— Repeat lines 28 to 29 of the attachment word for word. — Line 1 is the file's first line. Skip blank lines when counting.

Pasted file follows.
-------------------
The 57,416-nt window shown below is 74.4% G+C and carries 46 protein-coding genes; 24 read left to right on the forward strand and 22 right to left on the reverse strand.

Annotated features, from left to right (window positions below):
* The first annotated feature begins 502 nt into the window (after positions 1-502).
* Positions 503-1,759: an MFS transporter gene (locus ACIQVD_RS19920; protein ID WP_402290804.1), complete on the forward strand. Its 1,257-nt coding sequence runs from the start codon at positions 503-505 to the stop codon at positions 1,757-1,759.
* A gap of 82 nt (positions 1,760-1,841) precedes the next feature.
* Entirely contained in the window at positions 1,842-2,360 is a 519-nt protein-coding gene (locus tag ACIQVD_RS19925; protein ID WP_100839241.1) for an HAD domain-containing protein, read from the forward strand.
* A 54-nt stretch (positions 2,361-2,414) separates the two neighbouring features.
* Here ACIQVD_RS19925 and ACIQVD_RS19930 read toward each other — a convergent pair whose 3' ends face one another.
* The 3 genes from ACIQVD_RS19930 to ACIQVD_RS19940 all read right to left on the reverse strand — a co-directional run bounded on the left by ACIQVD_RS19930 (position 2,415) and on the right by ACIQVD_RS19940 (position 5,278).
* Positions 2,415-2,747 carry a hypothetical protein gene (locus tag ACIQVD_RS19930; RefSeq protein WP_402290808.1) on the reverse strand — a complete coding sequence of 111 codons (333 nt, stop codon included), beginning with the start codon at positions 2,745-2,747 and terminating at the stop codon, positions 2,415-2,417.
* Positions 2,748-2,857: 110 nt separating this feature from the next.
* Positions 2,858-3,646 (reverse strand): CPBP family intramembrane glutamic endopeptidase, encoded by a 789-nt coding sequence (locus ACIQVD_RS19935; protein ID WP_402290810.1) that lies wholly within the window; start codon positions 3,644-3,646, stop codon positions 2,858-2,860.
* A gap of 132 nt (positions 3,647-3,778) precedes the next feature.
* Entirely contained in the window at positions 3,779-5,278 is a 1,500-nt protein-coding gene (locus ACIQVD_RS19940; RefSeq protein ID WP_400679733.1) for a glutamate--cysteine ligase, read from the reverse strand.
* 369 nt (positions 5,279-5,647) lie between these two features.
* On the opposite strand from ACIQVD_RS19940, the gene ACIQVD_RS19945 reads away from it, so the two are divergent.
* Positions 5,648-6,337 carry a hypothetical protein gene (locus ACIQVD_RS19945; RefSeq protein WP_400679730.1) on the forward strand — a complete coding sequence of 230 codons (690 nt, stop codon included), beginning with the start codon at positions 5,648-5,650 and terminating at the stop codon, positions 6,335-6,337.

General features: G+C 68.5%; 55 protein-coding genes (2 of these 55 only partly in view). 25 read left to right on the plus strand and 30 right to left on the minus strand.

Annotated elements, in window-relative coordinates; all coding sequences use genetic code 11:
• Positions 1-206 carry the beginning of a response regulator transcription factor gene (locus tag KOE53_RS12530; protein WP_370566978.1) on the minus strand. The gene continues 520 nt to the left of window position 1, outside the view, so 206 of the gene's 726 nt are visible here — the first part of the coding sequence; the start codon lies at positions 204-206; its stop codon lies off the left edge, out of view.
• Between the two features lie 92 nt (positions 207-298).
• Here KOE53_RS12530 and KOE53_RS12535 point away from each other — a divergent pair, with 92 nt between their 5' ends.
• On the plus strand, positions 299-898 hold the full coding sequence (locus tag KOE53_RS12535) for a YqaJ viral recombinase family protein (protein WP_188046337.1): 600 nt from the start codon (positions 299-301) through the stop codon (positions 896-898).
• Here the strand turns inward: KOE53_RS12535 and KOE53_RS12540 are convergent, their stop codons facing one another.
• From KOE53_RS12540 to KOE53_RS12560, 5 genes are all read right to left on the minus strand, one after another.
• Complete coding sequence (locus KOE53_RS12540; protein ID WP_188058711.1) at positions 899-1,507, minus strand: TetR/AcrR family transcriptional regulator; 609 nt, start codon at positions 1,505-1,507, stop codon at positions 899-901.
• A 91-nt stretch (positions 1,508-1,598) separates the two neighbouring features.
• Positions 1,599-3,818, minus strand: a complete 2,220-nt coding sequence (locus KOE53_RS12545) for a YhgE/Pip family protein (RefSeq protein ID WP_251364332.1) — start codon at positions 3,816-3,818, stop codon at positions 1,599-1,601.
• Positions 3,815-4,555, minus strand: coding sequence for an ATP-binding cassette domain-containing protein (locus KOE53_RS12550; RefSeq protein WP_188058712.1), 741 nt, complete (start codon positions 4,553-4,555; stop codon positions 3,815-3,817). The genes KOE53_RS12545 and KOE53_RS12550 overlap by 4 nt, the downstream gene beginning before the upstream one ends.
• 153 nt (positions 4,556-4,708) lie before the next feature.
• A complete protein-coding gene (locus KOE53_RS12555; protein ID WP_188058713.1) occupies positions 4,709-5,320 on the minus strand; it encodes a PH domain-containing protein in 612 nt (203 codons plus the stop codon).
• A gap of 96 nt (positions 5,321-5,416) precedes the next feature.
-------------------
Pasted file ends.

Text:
• Positions 1,599-3,818, minus strand: a complete 2,220-nt coding sequence (locus KOE53_RS12545) for a YhgE/Pip family protein (RefSeq protein ID WP_251364332.1) — start codon at positions 3,816-3,818, stop codon at positions 1,599-1,601.
• Positions 3,815-4,555, minus strand: coding sequence for an ATP-binding cassette domain-containing protein (locus KOE53_RS12550; RefSeq protein WP_188058712.1), 741 nt, complete (start codon positions 4,553-4,555; stop codon positions 3,815-3,817). The genes KOE53_RS12545 and KOE53_RS12550 overlap by 4 nt, the downstream gene beginning before the upstream one ends.